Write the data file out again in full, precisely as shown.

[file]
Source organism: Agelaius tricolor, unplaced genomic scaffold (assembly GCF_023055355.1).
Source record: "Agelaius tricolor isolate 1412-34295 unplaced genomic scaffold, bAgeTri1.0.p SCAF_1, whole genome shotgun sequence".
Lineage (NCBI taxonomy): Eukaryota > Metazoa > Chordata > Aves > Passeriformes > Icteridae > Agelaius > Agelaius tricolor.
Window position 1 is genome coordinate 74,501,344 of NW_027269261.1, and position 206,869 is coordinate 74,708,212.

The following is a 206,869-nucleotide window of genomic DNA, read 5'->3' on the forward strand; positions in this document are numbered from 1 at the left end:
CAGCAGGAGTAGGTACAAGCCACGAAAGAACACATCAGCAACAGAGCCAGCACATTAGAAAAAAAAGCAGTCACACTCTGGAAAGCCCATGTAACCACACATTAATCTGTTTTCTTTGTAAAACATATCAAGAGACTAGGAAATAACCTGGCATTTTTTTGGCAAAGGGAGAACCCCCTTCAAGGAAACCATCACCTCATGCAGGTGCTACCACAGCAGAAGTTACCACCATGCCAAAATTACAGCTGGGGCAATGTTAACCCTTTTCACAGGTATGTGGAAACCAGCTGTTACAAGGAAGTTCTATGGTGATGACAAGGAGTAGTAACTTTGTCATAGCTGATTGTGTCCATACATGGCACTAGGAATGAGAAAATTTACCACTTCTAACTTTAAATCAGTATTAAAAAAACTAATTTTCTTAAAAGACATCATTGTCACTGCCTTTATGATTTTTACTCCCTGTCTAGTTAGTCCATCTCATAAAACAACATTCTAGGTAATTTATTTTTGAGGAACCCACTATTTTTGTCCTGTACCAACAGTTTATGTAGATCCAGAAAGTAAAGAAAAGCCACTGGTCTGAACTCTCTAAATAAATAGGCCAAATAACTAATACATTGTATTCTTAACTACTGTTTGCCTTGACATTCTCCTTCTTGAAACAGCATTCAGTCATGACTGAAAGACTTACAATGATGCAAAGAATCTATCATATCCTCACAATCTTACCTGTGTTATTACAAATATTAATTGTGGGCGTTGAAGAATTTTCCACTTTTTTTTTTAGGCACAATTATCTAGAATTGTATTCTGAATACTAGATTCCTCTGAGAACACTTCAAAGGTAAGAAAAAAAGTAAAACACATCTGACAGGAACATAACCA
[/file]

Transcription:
Source organism: Agelaius tricolor, unplaced genomic scaffold (assembly GCF_023055355.1).
Source record: "Agelaius tricolor isolate 1412-34295 unplaced genomic scaffold, bAgeTri1.0.p SCAF_1, whole genome shotgun sequence".
Lineage (NCBI taxonomy): Eukaryota > Metazoa > Chordata > Aves > Passeriformes > Icteridae > Agelaius > Agelaius tricolor.
Window position 1 is genome coordinate 74,501,344 of NW_027269261.1, and position 206,869 is coordinate 74,708,212.

The following is a 206,869-nucleotide window of genomic DNA, read 5'->3' on the forward strand; positions in this document are numbered from 1 at the left end:
CAGCAGGAGTAGGTACAAGCCACGAAAGAACACATCAGCAACAGAGCCAGCACATTAGAAAAAAAAGCAGTCACACTCTGGAAAGCCCATGTAACCACACATTAATCTGTTTTCTTTGTAAAACATATCAAGAGACTAGGAAATAACCTGGCATTTTTTTGGCAAAGGGAGAACCCCCTTCAAGGAAACCATCACCTCATGCAGGTGCTACCACAGCAGAAGTTACCACCATGCCAAAATTACAGCTGGGGCAATGTTAACCCTTTTCACAGGTATGTGGAAACCAGCTGTTACAAGGAAGTTCTATGGTGATGACAAGGAGTAGTAACTTTGTCATAGCTGATTGTGTCCATACATGGCACTAGGAATGAGAAAATTTACCACTTCTAACTTTAAATCAGTATTAAAAAAACTAATTTTCTTAAAAGACATCATTGTCACTGCCTTTATGATTTTTACTCCCTGTCTAGTTAGTCCATCTCATAAAACAACATTCTAGGTAATTTATTTTTGAGGAACCCACTATTTTTGTCCTGTACCAACAGTTTATGTAGATCCAGAAAGTAAAGAAAAGCCACTGGTCTGAACTCTCTAAATAAATAGGCCAAATAACTAATACATTGTATTCTTAACTACTGTTTGCCTTGACATTCTCCTTCTTGAAACAGCATTCAGTCATGACTGAAAGACTTACAATGATGCAAAGAATCTATCATATCCTCACAATCTTACCTGTGTTATTACAAATATTAATTGTGGGCGTTGAAGAATTTTCCACTTTTTTTTTTAGGCACAATTATCTAGAATTGTATTCTGAATACTAGATTCCTCTGAGAACACTTCAAAGGTAAGAAAAAAAGTAAAACACATCTGACAGGAACATAACCA